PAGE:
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MNCs earn more dividend than Indian promoters

By Krishna Kant
June 22, 2015 10:11 IST

MNCsAre MNCs better at generating cash from their companies than their domestic counterparts?

Data on dividend seem to suggest so -- for FY15, there were four MNCs among the top 10 companies with dividend-earning promoters.

While the Tatas topped the list with total promoter dividend earnings of Rs 12,018 crore (Rs 120.18 billion), American tech giant Oracle was the second (Rs 4,193.4 crore or Rs 41.93 billion), followed by Unilever (Rs 2,181.8 crore or Rs 21.81 billion).

By contrast, many of India’s prominent business houses earn low amounts as dividend from their companies, with the exception of tech majors.

Azim Premji of Wipro was India’s fourth-highest dividend earner in FY15, with dividend income of Rs 2,174 crore (Rs 21.74 billion).

He was followed by Mukesh Ambani, who earned Rs 1,464 crore (Rs 14.64 billion) as dividend from Reliance Industries.

Infosys promoters were the seventh-highest dividend earners (Rs 890.3 crore or Rs 8.9 billion), while HCL Tech promoter Shiv Nadar was ranked 12th, with total dividend income of Rs 431.6 crore or Rs 4.31 billion (the data for HCL Tech is for the year ended June 2014, as the company follows the July-June financial year).

In all, promoters (including the central government) earned about Rs 73,800 crore (Rs 738 billion) as dividend from their companies in FY15, up 4.5 per cent over the previous financial year.

On an average, promoters accounted for half the overall equity dividend distributed by BSE 500 companies in FY15.

This varies from a high of about 70 per cent in the case of multinational and government-owned companies to low double digits in the case of many family-owned business groups.

The analysis is based on the equity dividend (interim and final) paid or announced by BSE 500 companies for 2014-15.

Promoters’ actual dividend income could be a little higher, as the number of listed firms is much higher and many businesses have unlisted dividend-paying companies, too.

Promoters’ dividend income is the net cross-holding of various listed group companies in each other.

For instance, the dividend income of the Tata group promoter is that accruing to unlisted holding and investment companies such as Tata Sons, Tata Industries and Ewart Investments; it excludes what the group’s listed companies such as Tata Investment Corporation, Tata Steel and Tata Power earn as dividend from other group companies.

Very few Indian promoters, with the exception of tech barons, own shares in their personal capacity; typically, the dividend income accrues to their holding and investment companies, besides family trusts and endowments.

Promoters’ dividend income is the sum of the earnings of all these entities, as well as personal holdings, if any.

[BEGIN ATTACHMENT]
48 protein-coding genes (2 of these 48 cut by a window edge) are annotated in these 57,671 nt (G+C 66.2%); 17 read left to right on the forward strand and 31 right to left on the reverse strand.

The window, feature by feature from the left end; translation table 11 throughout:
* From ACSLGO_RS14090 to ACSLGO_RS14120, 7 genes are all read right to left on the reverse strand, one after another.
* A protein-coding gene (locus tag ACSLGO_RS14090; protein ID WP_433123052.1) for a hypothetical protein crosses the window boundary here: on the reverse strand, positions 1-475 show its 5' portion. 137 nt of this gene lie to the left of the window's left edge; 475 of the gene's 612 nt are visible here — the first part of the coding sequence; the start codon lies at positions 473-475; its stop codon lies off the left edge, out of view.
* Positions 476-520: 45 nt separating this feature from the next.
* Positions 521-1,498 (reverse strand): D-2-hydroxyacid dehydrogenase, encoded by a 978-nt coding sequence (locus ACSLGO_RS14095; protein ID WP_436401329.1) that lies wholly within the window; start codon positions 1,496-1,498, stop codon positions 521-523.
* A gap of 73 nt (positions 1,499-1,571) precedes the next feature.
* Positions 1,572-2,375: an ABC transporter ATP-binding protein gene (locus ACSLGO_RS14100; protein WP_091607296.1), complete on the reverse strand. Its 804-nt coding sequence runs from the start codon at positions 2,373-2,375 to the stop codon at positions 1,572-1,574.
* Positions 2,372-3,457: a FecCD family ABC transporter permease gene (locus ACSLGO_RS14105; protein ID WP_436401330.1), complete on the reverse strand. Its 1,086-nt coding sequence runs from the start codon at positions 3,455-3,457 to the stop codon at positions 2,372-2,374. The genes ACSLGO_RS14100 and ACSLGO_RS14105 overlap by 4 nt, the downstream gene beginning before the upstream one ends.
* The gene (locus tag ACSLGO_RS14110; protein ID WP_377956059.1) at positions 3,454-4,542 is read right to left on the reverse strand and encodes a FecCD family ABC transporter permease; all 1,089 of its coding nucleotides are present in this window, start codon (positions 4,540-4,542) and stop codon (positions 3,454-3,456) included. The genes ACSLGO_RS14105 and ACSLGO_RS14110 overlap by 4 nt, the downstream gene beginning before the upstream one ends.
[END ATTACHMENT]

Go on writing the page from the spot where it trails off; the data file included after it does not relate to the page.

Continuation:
Experts attribute the trend in dividend earnings to the greater presence of MNCs in cash-rich and less capital-intensive businesses, as well as higher re-investment by Indian companies.

“Largely, multinationals operate in cash-rich sectors such as FMCG (fast-moving consumer goods), domestic pharma and IT services.

“These industries need only small recurring capex and the bulk of cash flows can be safely distributed among shareholders.

“By comparison, Indian promoters operate in capex-intensive sectors such as automobiles, energy, cement, metals, infrastructure and power.
“Here companies need to reinvest a large share of cash flows to fund growth,” says Sivarama Krishnan, partner and head (risk advisory), PwC.

“Dividend is largely a function of a company’s investment philosophy. Indian promoters are value-driven and believe in growing their wealth through re-investment rather than maximising their cash income through higher dividend,” says Rakesh Valecha, head (corporate ratings), India Ratings.

The Holcim-owned ACC and Ambuja Cement distribute a higher share of net profit as dividend (up to half) compared to either UltraTech Cement or Shree Cement.

“Indian promoters are high on growth, while MNCs are more cash-oriented and use cash flows to reward shareholders, including foreign promoters,” says Devang Mehta, senior vice-president and head (equity sales), Anand Rathi Financial Services.

Indian companies use surplus cash to either scale up presence in the segments in which they are present or enter new ones. Mahindra & Mahindra, for instance, used surplus cash from the tractors category to enter the automobiles, auto components, IT services, financial services, real estate and hospitality segments, among others.

For most business groups, the flagship firm is the vehicle for diversification in other sectors.

This creates a web of cross-holdings that reduce the direct dividend earnings of promoter families.

For instance, the AV Birla companies included in the sample distributed total equity dividend of Rs 953 crore (Rs 9.53 billion) in FY15 but only 17 per cent of this (Rs 160.4 crore or Rs 1.6 billion) accrued to promoters; the rest went to minority shareholders or other listed firms of the group, owing to cross-holding.

Similarly, though Bajaj and Bharti group companies were among the top dividend payers, less than a fifth of this accrued to their promoters.

The Tata group is an exception, as most of the its diversification is funded by Tata Sons, thanks to high dividend income from Tata Consultancy Services.

In FY15, Tata Sons earned dividend of Rs 11,400 crore (Rs 114 billion) from TCS. In all, 68 per cent of all equity dividend distributed by various Tata group companies accrued to Tata Sons and other holding and investment companies.

The image is used for representational purpose only. Photograph: Mike Segar/Reuters

Krishna Kant in Mumbai
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